Cons:  It took at least half the book for me to find the mother even a tiny bit likeable.

Don’t Call Me Grandma by Vaunda Micheaux Nelson, illustrated by Elizabeth Zunon

Published by Carolrhoda Books 

Summary: Great-Grandmother Nell is 96 years old, and prickly enough to be kind of scary. Yet clearly her great-granddaughter, who narrates this book, loves her and is fascinated by her.  Great Grandmother insists on being called Great Grandmother.  She may be old, but she is still stylish, occasionally inviting her great granddaughter into her room for a little practice applying lipstick and wearing perfume.  Great Grandmother claims to remember every day of her 96 years, including the day her heart was broken when her best friend said they couldn’t be friends anymore because of Nell’s brown skin.  A wordless two-page spread shows some of her other memories, like the March on Washington and a performance by the Alvin Ailey dance company.  At the end, the narrator sneaks into her great grandmother’s room for a good night kiss while Great Grandmother is sleeping.  32 pages; grades 1-3.

Pros:  This is a great mentor text for characterization.  So many interesting details about Great Grandmother Nell really make her come alive for the reader, and also reveal a bit about the narrator.  The bold, colorful illustrations help flesh out both characters as well.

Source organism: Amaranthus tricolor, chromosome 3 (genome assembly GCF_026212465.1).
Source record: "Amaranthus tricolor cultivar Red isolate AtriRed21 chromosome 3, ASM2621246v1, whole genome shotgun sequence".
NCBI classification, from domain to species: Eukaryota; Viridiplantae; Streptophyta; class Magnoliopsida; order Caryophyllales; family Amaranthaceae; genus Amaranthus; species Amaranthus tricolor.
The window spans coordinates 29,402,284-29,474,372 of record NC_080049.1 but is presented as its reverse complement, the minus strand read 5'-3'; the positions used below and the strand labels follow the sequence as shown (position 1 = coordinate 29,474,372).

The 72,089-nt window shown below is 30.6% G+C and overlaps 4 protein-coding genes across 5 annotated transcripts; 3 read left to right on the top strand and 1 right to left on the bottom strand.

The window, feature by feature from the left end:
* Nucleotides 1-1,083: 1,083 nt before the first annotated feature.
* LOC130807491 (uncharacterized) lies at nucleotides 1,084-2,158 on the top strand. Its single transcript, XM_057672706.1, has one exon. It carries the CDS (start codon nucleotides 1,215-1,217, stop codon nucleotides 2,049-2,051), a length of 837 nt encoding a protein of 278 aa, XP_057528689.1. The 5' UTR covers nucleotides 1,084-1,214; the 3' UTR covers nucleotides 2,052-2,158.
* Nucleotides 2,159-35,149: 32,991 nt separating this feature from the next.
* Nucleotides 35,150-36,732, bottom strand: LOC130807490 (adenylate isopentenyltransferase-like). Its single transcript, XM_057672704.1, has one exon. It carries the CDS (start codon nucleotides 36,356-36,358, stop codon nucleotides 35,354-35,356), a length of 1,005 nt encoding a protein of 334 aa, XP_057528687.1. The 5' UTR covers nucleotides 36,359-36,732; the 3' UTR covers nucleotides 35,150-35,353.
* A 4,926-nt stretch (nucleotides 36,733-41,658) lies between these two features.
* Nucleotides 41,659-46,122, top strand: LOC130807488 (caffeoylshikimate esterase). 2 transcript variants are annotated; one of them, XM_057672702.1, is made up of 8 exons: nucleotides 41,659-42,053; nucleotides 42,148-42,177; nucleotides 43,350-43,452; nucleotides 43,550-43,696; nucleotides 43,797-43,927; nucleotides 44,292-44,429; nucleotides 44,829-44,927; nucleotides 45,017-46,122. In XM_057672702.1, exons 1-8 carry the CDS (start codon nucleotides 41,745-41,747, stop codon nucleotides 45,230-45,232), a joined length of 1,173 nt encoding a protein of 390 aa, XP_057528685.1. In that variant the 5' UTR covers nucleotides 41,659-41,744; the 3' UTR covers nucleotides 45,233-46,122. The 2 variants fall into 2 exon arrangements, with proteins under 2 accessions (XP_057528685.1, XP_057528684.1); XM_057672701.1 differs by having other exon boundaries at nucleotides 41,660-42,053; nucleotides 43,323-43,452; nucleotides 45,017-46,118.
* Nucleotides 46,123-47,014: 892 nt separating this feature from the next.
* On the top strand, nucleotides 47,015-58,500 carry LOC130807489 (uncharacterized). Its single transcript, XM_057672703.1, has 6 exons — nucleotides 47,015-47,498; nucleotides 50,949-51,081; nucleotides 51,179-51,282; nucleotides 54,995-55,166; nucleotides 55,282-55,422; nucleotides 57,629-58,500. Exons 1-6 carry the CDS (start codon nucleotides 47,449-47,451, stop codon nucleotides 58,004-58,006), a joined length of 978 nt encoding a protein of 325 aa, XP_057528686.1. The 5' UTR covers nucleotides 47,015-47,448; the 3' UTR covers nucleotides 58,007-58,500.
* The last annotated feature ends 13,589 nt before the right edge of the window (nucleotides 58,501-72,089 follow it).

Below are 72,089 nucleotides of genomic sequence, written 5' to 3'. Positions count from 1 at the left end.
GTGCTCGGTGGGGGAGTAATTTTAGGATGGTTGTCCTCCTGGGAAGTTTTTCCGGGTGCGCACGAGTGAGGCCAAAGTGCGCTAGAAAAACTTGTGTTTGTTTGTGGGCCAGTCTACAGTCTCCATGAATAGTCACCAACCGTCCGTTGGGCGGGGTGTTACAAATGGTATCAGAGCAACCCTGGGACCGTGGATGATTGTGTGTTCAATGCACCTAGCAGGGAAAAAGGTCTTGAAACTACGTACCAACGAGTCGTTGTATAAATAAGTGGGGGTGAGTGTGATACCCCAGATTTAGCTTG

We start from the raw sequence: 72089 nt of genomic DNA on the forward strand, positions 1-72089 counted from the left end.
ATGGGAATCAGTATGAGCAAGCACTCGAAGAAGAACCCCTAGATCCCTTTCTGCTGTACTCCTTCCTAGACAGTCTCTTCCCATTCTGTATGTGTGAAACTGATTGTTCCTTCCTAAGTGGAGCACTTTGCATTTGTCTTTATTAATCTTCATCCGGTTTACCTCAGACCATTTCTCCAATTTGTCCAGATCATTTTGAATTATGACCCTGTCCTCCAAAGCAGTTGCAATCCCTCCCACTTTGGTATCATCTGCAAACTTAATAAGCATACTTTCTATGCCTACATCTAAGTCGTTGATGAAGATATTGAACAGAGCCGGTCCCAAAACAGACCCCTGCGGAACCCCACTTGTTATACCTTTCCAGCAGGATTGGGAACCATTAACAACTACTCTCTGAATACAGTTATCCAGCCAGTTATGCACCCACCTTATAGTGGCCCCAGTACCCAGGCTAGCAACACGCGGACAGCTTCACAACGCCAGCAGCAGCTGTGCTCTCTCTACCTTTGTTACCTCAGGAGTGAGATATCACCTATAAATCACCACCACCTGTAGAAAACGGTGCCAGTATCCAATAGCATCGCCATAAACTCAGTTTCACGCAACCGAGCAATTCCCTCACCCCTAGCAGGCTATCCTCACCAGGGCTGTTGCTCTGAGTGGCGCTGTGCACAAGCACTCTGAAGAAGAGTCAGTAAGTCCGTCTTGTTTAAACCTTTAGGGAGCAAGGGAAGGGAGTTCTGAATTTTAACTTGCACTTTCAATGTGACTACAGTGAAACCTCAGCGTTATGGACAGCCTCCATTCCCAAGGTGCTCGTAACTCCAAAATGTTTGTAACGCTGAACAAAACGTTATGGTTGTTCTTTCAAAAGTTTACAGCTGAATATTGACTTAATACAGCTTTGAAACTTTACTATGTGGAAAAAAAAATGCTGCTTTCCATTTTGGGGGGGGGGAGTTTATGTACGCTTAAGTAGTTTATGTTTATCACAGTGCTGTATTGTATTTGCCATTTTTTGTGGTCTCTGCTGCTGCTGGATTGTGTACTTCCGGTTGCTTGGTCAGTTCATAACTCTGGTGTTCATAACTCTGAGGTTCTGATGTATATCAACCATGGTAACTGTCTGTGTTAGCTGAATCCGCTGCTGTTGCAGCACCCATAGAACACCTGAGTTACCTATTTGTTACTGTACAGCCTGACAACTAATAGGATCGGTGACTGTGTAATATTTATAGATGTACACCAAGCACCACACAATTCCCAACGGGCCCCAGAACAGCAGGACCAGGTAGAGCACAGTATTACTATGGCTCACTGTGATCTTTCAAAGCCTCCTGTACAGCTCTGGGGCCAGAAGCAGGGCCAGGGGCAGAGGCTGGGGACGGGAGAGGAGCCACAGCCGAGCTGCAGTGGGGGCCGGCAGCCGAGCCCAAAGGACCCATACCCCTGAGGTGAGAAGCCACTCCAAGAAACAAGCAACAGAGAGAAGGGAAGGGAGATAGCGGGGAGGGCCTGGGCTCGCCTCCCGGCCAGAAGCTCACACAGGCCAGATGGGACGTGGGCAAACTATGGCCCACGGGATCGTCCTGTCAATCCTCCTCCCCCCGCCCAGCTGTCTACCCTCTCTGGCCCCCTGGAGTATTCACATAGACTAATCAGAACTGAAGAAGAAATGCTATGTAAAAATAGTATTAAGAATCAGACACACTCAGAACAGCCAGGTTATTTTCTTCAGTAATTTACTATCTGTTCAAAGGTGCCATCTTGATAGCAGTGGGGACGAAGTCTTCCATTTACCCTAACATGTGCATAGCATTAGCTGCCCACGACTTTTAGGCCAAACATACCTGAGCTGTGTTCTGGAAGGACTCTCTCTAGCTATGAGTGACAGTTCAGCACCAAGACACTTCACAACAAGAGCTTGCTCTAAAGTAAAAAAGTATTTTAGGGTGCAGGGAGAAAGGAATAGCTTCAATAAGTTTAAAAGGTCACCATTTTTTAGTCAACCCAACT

Cons: Some adult readers may be offended by the “glass with something that looks like apple juice” that Nell sips during the day and once offers to her great granddaughter.

If I Had a Gryphon by Vikki VanSickle, illustrated by Cale Atkinson

Published by Tundra Books 

Summary: When the narrator of the story gets a pet hamster, she thinks it’s kind of boring—it only eats, sleeps, hides, and gets its shavings wet. Her imagination takes off as she starts to imagine the mythical creatures that might make really exciting pets.  The more she thinks about each one, though, the more she realizes it has a down side.  Unicorns are shy, a hippogriff could be disruptive at the dog park, a gryphon has to be flown every day without fail.  In the end, she concludes the hamster might not be so bad after all.  The final page clues the reader in that this may not be your ordinary hamster.  32 pages; ages 3-7.

Pros:  The rhyming text and colorful illustrations provide a fun introduction to a variety of mythical creatures.